GWL Realty Advisors
A review of water consumption data for 2007 indicated that water use intensity at Park Place was approximately 63% higher than average, when compared to similar buildings in the Lower Mainland. The main cause was the building’s “once through” water-cooled condensers in air conditioning units which were primary used to cool the tenants’ server rooms. “Once through” systems circulate city cooling water to remove heat absorbed from spaces. This water is then inefficiently sent to the drain.
Prism recommended the installation of a dedicated closed-loop cooling system to eliminate the use of “once through” water. Two options were presented: a fluid cooler and a cooling tower combined with a plate heat exchanger.
Although the fluid cooler option was more efficient, the costs associated with physically lifting the fluid cooler coil to the roof were found to be prohibitive. Several alternative methods for hoisting the coil were considered including the use of external cranes, the existing window washer crane and even a helicopter. In the end, since the cooling tower and plate heat exchanger could be disassembled and their parts easily taken to the roof by service elevator, it was deemed the most financially and logistically sound option.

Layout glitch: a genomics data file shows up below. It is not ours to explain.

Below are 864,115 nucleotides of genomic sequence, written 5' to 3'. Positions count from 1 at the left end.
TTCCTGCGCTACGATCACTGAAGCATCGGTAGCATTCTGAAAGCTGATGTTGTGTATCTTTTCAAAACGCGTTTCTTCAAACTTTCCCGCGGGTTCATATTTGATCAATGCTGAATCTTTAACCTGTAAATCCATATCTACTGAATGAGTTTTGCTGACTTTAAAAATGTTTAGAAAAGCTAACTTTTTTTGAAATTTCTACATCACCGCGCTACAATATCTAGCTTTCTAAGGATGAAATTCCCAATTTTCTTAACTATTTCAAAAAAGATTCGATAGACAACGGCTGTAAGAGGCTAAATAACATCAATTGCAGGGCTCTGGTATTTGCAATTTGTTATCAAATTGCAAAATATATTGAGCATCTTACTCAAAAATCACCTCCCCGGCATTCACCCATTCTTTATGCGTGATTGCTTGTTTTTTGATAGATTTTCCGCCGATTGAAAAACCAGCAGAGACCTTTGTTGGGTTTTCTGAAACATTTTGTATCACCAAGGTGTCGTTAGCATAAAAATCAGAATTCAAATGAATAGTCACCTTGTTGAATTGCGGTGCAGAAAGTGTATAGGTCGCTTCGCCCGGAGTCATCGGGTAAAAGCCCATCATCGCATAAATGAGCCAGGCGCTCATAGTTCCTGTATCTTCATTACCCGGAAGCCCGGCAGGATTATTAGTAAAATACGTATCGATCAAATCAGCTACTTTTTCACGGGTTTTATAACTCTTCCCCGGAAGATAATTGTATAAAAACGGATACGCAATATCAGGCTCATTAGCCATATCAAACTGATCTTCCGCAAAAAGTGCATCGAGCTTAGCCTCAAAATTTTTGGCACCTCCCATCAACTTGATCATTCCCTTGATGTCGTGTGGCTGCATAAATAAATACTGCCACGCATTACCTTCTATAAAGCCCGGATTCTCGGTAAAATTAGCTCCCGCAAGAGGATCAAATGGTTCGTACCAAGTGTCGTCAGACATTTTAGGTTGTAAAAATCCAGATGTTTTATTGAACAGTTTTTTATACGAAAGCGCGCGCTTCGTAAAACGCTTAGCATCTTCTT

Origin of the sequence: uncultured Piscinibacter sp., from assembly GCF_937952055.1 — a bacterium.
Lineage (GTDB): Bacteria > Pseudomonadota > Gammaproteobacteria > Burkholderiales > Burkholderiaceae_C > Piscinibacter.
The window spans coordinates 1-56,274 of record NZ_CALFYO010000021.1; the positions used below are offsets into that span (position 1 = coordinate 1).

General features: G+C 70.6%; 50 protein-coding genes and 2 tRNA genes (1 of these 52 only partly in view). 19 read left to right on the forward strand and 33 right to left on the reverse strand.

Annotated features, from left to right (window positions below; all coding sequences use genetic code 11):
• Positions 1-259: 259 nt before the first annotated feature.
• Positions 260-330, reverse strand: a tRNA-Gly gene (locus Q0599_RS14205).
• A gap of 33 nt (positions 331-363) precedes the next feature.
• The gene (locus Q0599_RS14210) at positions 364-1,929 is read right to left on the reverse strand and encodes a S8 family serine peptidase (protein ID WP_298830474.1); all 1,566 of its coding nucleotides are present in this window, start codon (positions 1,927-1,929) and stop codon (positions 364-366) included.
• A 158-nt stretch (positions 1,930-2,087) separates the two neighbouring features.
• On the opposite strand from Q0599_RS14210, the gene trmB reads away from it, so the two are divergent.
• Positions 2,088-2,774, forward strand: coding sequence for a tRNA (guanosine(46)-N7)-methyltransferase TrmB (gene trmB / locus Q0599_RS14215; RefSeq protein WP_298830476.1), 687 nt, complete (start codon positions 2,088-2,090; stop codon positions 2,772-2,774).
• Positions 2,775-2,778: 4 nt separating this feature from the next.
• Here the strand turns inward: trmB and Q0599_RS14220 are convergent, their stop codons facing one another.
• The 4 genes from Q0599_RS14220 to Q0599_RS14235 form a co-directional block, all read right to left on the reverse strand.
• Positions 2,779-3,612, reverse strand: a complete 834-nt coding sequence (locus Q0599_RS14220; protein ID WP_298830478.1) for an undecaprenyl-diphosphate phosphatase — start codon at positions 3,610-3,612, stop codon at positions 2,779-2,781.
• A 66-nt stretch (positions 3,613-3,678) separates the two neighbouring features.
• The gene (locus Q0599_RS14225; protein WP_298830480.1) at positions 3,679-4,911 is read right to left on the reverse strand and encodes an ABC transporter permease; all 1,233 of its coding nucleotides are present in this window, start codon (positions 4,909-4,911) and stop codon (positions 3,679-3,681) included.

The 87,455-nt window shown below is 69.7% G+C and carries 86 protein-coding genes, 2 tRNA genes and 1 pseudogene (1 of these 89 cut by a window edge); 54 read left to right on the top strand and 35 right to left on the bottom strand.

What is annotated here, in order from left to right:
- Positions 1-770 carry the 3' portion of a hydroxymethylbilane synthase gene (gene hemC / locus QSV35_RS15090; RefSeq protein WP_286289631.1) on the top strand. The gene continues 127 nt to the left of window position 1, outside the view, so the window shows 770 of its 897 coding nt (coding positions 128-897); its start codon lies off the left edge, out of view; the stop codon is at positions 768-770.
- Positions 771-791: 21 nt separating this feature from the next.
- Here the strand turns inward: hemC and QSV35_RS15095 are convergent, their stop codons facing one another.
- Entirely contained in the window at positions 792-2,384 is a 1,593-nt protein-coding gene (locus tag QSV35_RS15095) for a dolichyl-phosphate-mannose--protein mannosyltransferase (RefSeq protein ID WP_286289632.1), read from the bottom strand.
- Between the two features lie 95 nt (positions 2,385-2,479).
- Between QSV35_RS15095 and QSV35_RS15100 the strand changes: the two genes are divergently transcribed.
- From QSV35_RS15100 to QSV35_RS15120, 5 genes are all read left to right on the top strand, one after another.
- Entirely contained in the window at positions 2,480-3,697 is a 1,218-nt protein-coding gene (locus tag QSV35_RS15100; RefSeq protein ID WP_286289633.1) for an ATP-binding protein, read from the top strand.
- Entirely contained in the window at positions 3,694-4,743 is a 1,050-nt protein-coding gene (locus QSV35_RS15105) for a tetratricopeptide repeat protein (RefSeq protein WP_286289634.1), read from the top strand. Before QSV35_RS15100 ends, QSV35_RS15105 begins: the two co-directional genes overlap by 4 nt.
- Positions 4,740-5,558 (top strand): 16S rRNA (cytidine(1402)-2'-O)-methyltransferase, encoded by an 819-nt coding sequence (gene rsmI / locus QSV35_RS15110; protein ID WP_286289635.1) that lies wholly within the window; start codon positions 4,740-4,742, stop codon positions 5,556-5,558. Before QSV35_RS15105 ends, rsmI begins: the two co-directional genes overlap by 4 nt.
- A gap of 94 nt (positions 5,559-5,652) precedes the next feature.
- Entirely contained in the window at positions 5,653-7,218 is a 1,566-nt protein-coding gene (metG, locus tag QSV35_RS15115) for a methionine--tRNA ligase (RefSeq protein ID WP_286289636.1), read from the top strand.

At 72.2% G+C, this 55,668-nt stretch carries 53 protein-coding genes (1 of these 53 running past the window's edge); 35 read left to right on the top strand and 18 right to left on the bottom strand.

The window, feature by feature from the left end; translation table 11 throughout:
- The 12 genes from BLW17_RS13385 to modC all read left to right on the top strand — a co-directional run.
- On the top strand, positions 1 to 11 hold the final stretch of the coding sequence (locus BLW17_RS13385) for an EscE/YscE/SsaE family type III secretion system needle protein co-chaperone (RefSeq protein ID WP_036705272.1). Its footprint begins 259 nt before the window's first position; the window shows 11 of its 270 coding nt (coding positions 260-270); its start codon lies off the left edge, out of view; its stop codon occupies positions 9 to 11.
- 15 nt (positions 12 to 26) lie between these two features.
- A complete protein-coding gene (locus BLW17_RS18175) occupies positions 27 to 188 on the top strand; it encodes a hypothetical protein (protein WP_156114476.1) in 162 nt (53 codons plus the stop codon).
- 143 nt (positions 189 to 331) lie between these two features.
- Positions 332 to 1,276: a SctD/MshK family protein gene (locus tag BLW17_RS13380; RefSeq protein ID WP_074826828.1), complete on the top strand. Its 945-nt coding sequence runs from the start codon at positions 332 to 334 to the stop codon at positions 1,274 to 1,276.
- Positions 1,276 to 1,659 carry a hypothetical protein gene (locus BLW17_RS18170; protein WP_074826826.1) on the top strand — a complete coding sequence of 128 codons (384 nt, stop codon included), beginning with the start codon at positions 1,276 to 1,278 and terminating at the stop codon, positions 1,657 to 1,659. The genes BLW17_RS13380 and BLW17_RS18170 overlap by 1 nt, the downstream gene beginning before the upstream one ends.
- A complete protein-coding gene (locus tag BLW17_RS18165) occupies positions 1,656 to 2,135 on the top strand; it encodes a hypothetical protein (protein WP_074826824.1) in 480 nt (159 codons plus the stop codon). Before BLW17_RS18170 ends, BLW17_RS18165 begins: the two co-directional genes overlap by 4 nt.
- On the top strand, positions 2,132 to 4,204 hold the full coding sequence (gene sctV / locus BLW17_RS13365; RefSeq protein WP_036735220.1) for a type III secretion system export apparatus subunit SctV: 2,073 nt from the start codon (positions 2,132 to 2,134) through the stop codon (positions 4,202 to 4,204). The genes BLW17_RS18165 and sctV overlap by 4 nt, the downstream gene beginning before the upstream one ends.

After the project was approved by the building owner, Prism completed the mechanical engineering design. The installation of the cooling tower commenced in August 2008 and was completed in February 2009 by mechanical contractors, Fred Welsh Ltd.
As part of project follow-up for GWL Realty Advisors, Prism analyzed the water savings. In 2011, Prism’s audit indicated that annual water consumption for 2010 (52,000 m3) had fallen nearly 60% from 2007 levels (127,000 m3).
The water use intensity for the building in 2010 was 37% below average compared to similar buildings – an impressive improvement from three years earlier!
$86,000 in water utility costs were avoided from the project in 2010. In 2011, this figure is expected to exceed $95,000 and will increase annually as water and sewage rates continue to rise in Vancouver.